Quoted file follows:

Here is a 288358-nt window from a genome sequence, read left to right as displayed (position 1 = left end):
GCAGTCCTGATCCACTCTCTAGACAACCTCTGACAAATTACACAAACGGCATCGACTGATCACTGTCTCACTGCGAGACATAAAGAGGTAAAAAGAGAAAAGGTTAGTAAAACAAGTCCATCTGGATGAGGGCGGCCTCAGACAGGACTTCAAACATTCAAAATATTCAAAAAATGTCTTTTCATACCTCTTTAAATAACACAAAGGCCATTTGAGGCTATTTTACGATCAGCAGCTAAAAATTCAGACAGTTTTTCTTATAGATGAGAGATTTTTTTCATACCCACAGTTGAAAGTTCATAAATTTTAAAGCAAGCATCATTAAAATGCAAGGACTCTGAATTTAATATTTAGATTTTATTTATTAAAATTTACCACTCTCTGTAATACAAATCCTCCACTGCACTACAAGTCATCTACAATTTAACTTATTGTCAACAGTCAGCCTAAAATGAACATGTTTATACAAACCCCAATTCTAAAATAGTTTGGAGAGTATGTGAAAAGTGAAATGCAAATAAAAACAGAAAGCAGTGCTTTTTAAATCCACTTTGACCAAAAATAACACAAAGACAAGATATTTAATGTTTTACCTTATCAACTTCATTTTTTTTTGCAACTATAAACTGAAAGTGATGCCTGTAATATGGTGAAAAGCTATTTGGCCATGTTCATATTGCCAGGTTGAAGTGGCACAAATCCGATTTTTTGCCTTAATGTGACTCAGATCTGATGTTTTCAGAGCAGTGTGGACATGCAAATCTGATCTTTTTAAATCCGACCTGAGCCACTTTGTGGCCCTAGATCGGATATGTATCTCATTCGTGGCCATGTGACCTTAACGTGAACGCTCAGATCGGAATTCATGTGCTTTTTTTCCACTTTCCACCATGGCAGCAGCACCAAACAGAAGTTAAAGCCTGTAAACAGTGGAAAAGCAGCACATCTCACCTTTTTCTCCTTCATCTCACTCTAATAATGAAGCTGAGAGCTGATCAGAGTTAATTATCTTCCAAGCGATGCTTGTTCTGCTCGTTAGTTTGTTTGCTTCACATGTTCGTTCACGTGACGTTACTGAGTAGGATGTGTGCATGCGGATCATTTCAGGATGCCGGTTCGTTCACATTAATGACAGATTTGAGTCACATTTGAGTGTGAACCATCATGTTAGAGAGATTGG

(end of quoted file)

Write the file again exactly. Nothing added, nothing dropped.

Here is a 288358-nt window from a genome sequence, read left to right as displayed (position 1 = left end):
GCAGTCCTGATCCACTCTCTAGACAACCTCTGACAAATTACACAAACGGCATCGACTGATCACTGTCTCACTGCGAGACATAAAGAGGTAAAAAGAGAAAAGGTTAGTAAAACAAGTCCATCTGGATGAGGGCGGCCTCAGACAGGACTTCAAACATTCAAAATATTCAAAAAATGTCTTTTCATACCTCTTTAAATAACACAAAGGCCATTTGAGGCTATTTTACGATCAGCAGCTAAAAATTCAGACAGTTTTTCTTATAGATGAGAGATTTTTTTCATACCCACAGTTGAAAGTTCATAAATTTTAAAGCAAGCATCATTAAAATGCAAGGACTCTGAATTTAATATTTAGATTTTATTTATTAAAATTTACCACTCTCTGTAATACAAATCCTCCACTGCACTACAAGTCATCTACAATTTAACTTATTGTCAACAGTCAGCCTAAAATGAACATGTTTATACAAACCCCAATTCTAAAATAGTTTGGAGAGTATGTGAAAAGTGAAATGCAAATAAAAACAGAAAGCAGTGCTTTTTAAATCCACTTTGACCAAAAATAACACAAAGACAAGATATTTAATGTTTTACCTTATCAACTTCATTTTTTTTTGCAACTATAAACTGAAAGTGATGCCTGTAATATGGTGAAAAGCTATTTGGCCATGTTCATATTGCCAGGTTGAAGTGGCACAAATCCGATTTTTTGCCTTAATGTGACTCAGATCTGATGTTTTCAGAGCAGTGTGGACATGCAAATCTGATCTTTTTAAATCCGACCTGAGCCACTTTGTGGCCCTAGATCGGATATGTATCTCATTCGTGGCCATGTGACCTTAACGTGAACGCTCAGATCGGAATTCATGTGCTTTTTTTCCACTTTCCACCATGGCAGCAGCACCAAACAGAAGTTAAAGCCTGTAAACAGTGGAAAAGCAGCACATCTCACCTTTTTCTCCTTCATCTCACTCTAATAATGAAGCTGAGAGCTGATCAGAGTTAATTATCTTCCAAGCGATGCTTGTTCTGCTCGTTAGTTTGTTTGCTTCACATGTTCGTTCACGTGACGTTACTGAGTAGGATGTGTGCATGCGGATCATTTCAGGATGCCGGTTCGTTCACATTAATGACAGATTTGAGTCACATTTGAGTGTGAACCATCATGTTAGAGAGATTGG